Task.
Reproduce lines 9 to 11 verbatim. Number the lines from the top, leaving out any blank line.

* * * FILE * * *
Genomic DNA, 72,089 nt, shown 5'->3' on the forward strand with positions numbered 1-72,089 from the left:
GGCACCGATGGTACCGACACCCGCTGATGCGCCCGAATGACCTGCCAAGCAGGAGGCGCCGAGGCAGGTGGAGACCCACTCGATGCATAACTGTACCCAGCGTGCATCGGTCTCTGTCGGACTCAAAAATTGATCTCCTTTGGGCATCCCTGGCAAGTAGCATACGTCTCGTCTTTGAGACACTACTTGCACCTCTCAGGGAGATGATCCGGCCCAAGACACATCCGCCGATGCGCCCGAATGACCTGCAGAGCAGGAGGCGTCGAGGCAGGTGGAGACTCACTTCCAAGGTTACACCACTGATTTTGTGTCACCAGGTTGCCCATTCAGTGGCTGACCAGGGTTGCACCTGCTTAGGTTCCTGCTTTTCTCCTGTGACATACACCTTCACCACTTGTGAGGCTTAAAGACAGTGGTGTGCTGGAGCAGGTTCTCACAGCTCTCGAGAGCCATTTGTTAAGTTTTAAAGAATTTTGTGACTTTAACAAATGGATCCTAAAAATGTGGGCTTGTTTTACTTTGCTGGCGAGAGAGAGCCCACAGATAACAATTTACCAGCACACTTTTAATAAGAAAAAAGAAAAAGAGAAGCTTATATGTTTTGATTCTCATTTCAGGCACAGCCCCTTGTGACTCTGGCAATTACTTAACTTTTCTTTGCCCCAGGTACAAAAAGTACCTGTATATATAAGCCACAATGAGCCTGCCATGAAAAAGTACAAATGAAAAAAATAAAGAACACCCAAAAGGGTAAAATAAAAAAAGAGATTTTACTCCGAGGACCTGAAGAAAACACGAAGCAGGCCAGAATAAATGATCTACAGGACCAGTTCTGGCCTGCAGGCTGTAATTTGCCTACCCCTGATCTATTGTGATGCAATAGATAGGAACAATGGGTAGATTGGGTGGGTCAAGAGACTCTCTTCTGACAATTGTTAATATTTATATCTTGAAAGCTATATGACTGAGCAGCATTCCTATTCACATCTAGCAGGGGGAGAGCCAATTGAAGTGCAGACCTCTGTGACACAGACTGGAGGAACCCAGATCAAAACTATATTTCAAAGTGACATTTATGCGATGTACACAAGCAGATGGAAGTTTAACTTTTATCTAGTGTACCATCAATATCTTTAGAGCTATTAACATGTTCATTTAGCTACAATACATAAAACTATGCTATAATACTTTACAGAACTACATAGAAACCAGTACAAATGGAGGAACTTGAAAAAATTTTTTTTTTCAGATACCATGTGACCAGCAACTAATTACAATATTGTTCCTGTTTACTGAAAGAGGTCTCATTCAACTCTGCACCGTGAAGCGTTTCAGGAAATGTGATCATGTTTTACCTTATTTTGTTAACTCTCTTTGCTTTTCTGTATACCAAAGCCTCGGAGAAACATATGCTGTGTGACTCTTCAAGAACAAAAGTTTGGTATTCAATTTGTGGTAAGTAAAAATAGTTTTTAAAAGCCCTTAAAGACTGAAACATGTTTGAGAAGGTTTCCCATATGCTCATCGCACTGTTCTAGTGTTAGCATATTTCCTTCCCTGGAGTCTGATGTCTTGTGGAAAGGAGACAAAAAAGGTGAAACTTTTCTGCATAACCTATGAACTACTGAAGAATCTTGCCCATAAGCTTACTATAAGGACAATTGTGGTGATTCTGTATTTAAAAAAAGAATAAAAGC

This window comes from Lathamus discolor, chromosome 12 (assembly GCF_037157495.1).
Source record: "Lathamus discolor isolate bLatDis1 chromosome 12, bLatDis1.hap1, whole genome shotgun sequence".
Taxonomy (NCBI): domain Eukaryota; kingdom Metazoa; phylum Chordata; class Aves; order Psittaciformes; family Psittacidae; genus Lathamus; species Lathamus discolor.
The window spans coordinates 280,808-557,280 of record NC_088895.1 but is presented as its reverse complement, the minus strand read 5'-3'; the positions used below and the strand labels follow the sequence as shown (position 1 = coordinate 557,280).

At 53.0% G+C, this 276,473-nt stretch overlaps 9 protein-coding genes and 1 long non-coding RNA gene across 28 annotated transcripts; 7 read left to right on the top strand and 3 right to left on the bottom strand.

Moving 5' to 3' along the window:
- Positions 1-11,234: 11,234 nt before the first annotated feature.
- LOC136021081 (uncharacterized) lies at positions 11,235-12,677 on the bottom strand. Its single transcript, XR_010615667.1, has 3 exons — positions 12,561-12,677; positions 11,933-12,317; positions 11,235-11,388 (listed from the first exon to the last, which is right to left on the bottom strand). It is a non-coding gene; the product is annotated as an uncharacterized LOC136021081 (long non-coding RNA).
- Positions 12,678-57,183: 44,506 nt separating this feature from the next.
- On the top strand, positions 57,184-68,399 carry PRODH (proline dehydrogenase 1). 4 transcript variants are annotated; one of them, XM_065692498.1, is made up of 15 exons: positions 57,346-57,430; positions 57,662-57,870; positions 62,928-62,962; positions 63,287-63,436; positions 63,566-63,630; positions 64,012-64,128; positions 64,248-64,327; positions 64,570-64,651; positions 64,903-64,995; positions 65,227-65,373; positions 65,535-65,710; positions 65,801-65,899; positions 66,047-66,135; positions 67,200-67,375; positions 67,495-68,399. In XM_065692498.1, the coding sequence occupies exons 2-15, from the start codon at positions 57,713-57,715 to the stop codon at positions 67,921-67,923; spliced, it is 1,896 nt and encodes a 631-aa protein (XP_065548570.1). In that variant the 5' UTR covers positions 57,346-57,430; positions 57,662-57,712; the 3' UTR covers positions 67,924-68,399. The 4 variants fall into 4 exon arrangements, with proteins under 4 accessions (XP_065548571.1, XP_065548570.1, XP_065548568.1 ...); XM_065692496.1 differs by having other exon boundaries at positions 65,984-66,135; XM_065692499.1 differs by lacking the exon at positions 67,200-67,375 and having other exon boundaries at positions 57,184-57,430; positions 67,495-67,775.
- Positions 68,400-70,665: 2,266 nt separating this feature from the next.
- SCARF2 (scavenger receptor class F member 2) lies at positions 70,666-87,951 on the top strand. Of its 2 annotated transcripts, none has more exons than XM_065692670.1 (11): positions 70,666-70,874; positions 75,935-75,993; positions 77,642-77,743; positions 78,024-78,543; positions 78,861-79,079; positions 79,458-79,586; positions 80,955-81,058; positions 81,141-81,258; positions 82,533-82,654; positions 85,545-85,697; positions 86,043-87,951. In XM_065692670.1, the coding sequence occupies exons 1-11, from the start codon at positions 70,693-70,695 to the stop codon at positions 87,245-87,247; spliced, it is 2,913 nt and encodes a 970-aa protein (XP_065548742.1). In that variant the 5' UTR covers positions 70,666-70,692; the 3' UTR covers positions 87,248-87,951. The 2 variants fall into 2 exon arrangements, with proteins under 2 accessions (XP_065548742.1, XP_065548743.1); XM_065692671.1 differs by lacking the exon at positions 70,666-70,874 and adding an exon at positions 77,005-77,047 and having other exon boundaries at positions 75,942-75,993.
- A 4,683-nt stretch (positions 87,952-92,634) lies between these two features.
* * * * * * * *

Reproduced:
- Positions 1-11,234: 11,234 nt before the first annotated feature.
- LOC136021081 (uncharacterized) lies at positions 11,235-12,677 on the bottom strand. Its single transcript, XR_010615667.1, has 3 exons — positions 12,561-12,677; positions 11,933-12,317; positions 11,235-11,388 (listed from the first exon to the last, which is right to left on the bottom strand). It is a non-coding gene; the product is annotated as an uncharacterized LOC136021081 (long non-coding RNA).
- Positions 12,678-57,183: 44,506 nt separating this feature from the next.